The true value of bullpens can be seen in October. Andrew Miller is now famous for his 2016 work, Brad Peacock and Charlie Morton dominated baseball in the Astros’ World Series run last year, and in general teams are asking less and less of their starters come playoff time.
The latest trend in this structural shift to single-inning work is the effect September performance has on playoff usage. The Brewers, Braves and Astros all left off some of their most-used relievers from their Division Series rosters over concerns of overuse and the resulting ineffectiveness. The strategy worked for Milwaukee and Houston, but did the Yankees try the same thing?
Essentially the theory behind this is that your focus in October should be on deploying your freshest - or rather, fresher - arms in the biggest moments. The question at hand is how do you determine who is fresher, who is gassed, and who is simply in a hot or cold streak? Relievers are incredibly volatile and so the predictive power of one month over another is spotty at best, but was bought into to some extent in 2018.
The best way I can tell to determine fatigue, aside from velocity changes, which can be a little funky for relievers, is with FIP, and more generally, K-BB%. Both metrics are determined by process: how often a reliever misses bats, what their command is like, and even factors in velocity to a certain extent, because we know greater velo brings more strikeouts. The “biggest spots” in a game are pretty easily found by leverage index, and you would expect that players who had the best September process - possibly indicating that they were fresher - would work the higher leverage moments.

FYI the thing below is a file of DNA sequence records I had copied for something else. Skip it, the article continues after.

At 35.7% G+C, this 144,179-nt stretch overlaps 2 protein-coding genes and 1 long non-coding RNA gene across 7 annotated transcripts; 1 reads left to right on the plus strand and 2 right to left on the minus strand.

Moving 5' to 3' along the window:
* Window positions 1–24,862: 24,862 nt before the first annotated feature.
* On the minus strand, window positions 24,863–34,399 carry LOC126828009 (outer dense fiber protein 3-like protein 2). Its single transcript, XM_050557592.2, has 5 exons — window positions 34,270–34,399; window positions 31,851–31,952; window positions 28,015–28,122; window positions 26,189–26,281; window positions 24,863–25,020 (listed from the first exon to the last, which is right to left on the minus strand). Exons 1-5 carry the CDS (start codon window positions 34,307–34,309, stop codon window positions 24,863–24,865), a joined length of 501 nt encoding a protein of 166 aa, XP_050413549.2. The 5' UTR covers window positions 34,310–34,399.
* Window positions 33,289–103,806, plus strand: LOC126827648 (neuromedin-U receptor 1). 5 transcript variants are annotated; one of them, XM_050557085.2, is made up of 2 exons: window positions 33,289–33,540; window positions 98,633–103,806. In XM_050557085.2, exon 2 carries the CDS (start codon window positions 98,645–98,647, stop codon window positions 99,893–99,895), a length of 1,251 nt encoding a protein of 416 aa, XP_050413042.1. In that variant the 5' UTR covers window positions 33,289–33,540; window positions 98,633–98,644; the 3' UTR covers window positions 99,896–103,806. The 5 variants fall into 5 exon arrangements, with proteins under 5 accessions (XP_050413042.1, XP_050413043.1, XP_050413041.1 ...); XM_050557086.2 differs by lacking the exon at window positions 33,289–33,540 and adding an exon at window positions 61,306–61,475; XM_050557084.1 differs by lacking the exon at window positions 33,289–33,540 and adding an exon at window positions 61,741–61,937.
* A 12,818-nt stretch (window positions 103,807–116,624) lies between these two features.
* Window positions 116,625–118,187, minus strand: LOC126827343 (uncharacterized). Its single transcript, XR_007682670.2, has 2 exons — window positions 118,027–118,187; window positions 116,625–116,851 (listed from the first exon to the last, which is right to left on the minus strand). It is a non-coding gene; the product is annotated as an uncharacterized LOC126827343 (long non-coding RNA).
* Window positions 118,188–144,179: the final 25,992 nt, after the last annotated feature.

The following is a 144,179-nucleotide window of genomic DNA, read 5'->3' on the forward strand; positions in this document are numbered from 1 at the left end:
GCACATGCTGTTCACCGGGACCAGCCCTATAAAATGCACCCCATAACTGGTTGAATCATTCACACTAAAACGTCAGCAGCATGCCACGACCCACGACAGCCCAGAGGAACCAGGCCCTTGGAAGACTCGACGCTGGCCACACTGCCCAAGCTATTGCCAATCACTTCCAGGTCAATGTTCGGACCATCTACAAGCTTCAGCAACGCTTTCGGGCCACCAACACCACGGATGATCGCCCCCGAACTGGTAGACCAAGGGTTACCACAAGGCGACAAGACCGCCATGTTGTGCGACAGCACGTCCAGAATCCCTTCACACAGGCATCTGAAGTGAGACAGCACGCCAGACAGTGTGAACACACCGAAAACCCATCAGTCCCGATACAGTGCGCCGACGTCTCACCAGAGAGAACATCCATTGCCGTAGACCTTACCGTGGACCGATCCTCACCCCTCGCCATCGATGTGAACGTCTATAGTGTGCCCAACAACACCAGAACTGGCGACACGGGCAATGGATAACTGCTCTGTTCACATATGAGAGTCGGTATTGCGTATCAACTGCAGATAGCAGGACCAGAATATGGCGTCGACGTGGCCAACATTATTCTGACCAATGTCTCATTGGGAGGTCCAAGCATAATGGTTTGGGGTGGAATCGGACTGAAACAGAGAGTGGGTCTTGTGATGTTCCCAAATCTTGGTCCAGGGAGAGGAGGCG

Here’s how the Yankees did in the Wild Card and ALDS:
Since you’d expect low FIP to match with high Li, we’d like to see a cluster in the upper left quadrant. There isn’t one. Ok, well, how about a more raw tracker of pitcher energy, K-BB%?
This time, we’d expect a high K-BB% to match with high Li, so a cluster should appear in the upper right quadrant. Like above, though, there’s nothing to indicate that September performance, and thus relative freshness, played a role in Aaron Boone’s decision making. The only pitcher whose work best reflected his deployment by leverage was Dellin Betances, and that was only due to coming into the Wild Card game in such a huge spot.
A lot of this probably has to do with Boone’s deserved criticism of leaving pitchers in too long. He let two of the three ALDS games get out of hand so by the time the “fresher” pitchers were in, the leverage was so low they couldn’t maximize their timing. We’ll have to wait until next year to see if the Yankees commit to this bullpen trend, but with a sample size of five postseason games, for now it’s a no.